Intel on Monday officially took the wraps off of its latest Atom Z760 processor, formerly codenamed “Oak Trail.” The Atom Z760 processor promises to provide better performance, specifically with multimedia playback, and it supports 1080p video encoding as well as HDMI-out in a package that’s 60% smaller than previous Atom CPUs. The new processor also supports Windows 7, Android and MeeGo, allowing manufacturers to build tablets that can boot into a variety of operating systems, and Intel says the chip is designed for more portable embedded designs. The Atom Z760 chip — clocked at 1.5GHz – has been shipping to manufacturers for the last few weeks and tablets from OEMs including Lenovo, Toshiba and Fujitsu are expected to hit the market as soon as this May. Intel confirmed with BGR that the “lion’s share” of the Atom Z760 powered tablets will run Windows 7. The chip maker will show devices running the new processor during the Intel Developer Forum, which begins on Tuesday, and it will also tease its next generation “Cedar Trail” chip for netbooks during the forum. Cedar Trail will provide support for Intel Wireless Display, PC Synch, Fast Boot and Intel Wireless Music. Hit the jump for the full release. More →

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Apple's AirPlay private key discovered, revealed

By on April 11, 2011 at 8:09 AM.

Apple's AirPlay private key discovered, revealed

It looks as though software developer James Laird has opened Pandora’s box for Apple’s AirPlay music streaming system. Frustrated by the fact that an AirPort Express emulator did not exist, Laird began to look for a solution that would allow him to stream iTunes music without the use of AirPlay. “I was disappointed to find that Apple used a public-key crypto scheme, and there’s a private key hiding inside the ApEx [Airport Extreme],” wrote Laird. “So I took it apart (I still have scars from opening the glued case!), dumped the ROM, and reverse engineered the keys out of it.” Laird has published the private key in an open source software project dubbed ShairPort (clever). The software, which is built in Perl and C, will allow users to stream iTunes content to hardware and software designed to talk to ShairPort. Apple has opened up its AirPlay system to third-parties in recent months, but this blows the doors wide open for all those looking to circumvent that red tape-filled process. More →

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Nokia: Symbian is no longer open source

By on April 8, 2011 at 12:31 PM.

Nokia: Symbian is no longer open source

Nokia recently said that its Symbian operating system is no longer open source. The Finnish firm is continuing to provide source code to Japanese OEMs and its small developer community in an alternative “open and direct” model. “Consistent with this, the Nokia Symbian License is an alternative license which provides an access to Nokia’s additional Symbian development for parties which collaborate with Nokia on the Symbian platform,” Nokia stated. The Symbian Foundation opened up the Symbian source code in February 2010, and in November of last year Nokia and the Symbian Foundation announced that Nokia would take full control of the OS in March 2011. More →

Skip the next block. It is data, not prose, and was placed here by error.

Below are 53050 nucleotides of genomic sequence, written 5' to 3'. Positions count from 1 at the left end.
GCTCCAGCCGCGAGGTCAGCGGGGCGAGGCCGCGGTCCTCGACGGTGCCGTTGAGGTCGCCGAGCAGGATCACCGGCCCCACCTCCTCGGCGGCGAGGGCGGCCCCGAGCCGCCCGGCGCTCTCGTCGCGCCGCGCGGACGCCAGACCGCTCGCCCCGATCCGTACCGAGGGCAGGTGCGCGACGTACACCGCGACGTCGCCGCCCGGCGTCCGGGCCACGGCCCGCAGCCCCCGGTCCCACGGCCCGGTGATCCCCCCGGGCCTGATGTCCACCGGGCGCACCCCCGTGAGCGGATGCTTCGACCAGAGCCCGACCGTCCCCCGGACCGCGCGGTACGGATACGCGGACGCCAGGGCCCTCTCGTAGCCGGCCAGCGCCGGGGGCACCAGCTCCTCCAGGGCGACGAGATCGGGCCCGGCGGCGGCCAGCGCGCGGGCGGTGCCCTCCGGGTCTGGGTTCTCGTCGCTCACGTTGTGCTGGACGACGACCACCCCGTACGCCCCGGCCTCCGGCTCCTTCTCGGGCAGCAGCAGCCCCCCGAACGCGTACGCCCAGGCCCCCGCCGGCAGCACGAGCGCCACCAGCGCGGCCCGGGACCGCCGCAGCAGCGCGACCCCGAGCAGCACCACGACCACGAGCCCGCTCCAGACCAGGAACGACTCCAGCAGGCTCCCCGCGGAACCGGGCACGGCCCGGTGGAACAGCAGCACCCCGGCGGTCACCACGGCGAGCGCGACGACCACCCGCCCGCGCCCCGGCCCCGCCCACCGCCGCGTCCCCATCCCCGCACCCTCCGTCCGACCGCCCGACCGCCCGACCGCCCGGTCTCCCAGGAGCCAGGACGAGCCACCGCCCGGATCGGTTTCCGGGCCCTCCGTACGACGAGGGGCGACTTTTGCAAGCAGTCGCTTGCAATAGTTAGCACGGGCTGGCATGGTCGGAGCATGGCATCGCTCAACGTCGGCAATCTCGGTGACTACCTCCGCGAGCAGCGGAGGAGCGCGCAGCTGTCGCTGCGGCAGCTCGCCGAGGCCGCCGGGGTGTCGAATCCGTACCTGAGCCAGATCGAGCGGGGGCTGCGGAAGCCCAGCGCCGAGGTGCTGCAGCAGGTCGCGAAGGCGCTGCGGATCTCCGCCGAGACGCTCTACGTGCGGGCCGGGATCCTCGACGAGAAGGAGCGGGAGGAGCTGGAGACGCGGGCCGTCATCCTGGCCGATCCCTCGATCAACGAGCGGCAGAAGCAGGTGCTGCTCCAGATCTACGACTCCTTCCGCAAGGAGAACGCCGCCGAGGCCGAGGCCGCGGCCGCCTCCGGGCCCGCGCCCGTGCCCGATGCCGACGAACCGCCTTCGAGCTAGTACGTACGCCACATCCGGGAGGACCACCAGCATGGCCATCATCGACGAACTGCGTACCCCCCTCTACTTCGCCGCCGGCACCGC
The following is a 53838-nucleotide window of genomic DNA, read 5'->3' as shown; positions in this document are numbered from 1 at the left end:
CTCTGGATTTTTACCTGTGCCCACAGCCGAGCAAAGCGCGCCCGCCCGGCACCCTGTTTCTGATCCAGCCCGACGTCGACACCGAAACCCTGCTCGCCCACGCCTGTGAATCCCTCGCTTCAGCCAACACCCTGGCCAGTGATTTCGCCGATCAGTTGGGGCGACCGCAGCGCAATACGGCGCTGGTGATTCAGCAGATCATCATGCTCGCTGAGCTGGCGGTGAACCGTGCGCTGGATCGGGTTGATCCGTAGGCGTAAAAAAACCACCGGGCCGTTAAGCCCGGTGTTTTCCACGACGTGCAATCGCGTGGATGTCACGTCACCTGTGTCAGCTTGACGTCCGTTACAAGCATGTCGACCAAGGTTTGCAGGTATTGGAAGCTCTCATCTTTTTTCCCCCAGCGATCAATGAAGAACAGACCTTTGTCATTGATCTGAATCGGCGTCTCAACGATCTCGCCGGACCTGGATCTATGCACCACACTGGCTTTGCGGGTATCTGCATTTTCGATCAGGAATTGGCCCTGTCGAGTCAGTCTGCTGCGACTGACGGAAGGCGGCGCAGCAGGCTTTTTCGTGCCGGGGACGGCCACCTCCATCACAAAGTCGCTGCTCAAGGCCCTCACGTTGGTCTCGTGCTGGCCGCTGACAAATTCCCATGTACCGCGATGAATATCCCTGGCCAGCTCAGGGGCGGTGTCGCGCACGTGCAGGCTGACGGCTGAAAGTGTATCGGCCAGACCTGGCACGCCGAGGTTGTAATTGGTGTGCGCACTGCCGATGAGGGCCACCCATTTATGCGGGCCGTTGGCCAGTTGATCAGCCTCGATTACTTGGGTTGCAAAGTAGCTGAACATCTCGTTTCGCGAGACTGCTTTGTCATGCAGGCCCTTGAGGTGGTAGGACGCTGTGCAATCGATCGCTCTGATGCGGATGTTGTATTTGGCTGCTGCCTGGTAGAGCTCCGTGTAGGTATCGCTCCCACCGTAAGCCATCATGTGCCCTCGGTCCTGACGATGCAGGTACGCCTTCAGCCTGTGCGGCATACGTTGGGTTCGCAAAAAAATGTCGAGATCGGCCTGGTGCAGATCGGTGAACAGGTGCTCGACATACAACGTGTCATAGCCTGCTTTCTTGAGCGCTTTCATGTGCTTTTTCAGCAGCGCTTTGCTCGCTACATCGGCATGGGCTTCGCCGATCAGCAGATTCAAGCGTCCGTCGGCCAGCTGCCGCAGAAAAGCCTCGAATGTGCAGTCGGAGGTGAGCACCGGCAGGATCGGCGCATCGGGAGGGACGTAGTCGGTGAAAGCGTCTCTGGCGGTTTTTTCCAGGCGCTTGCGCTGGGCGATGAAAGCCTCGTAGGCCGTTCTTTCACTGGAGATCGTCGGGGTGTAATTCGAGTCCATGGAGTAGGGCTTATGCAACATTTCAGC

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Apple to focus on iOS, Mac OS at WWDC; no iPhone 5 announcement?

By on March 28, 2011 at 10:31 AM.

Apple to focus on iOS, Mac OS at WWDC; no iPhone 5 announcement?

Earlier today, Apple announced that it will be holding its annual Worldwide Developers Conference from June 6th to June 10th in San Francisco where it said that it will “unveil the future of iOS and Mac OS.” That suggests that Apple may stray from its usual schedule of announcing an updated iPhone during the show each year. “You get caught up in patterns, and it holds true, until it doesn’t,” Michael Gartenberg, an analyst with Gartner, told The Loop. “There is no reason for Apple to follow a predictable yearly pattern, and it keeps their competition off guard a little bit.” We’ll be honest, it would be pretty disappointing to many Apple fans if this deviation was true, but we’re skeptical. It makes perfect sense for Apple to announce the new hardware alongside an updated iOS platform with developers in the room. Why stray from what works? More →

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iPad 2 and iPhone 4 shortages expected in wake of Japan earthquake, tsunami

By on March 17, 2011 at 10:49 AM.

iPad 2 and iPhone 4 shortages expected in wake of Japan earthquake, tsunami